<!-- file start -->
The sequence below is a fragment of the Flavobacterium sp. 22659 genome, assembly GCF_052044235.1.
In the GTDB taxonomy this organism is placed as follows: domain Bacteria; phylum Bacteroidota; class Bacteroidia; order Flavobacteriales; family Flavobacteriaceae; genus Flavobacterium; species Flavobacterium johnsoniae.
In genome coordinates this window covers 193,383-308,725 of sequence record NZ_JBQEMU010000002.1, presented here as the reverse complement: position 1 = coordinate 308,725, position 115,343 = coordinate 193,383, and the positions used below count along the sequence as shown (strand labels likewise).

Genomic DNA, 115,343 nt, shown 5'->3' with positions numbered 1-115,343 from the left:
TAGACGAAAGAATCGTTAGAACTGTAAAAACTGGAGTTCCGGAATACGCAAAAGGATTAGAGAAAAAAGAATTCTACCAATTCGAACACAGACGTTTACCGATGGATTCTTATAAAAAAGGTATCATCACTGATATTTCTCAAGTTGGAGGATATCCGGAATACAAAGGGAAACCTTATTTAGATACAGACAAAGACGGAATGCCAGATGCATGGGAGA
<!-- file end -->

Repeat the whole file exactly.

The sequence below is a fragment of the Flavobacterium sp. 22659 genome, assembly GCF_052044235.1.
In the GTDB taxonomy this organism is placed as follows: domain Bacteria; phylum Bacteroidota; class Bacteroidia; order Flavobacteriales; family Flavobacteriaceae; genus Flavobacterium; species Flavobacterium johnsoniae.
In genome coordinates this window covers 193,383-308,725 of sequence record NZ_JBQEMU010000002.1, presented here as the reverse complement: position 1 = coordinate 308,725, position 115,343 = coordinate 193,383, and the positions used below count along the sequence as shown (strand labels likewise).

Genomic DNA, 115,343 nt, shown 5'->3' with positions numbered 1-115,343 from the left:
TAGACGAAAGAATCGTTAGAACTGTAAAAACTGGAGTTCCGGAATACGCAAAAGGATTAGAGAAAAAAGAATTCTACCAATTCGAACACAGACGTTTACCGATGGATTCTTATAAAAAAGGTATCATCACTGATATTTCTCAAGTTGGAGGATATCCGGAATACAAAGGGAAACCTTATTTAGATACAGACAAAGACGGAATGCCAGATGCATGGGAGA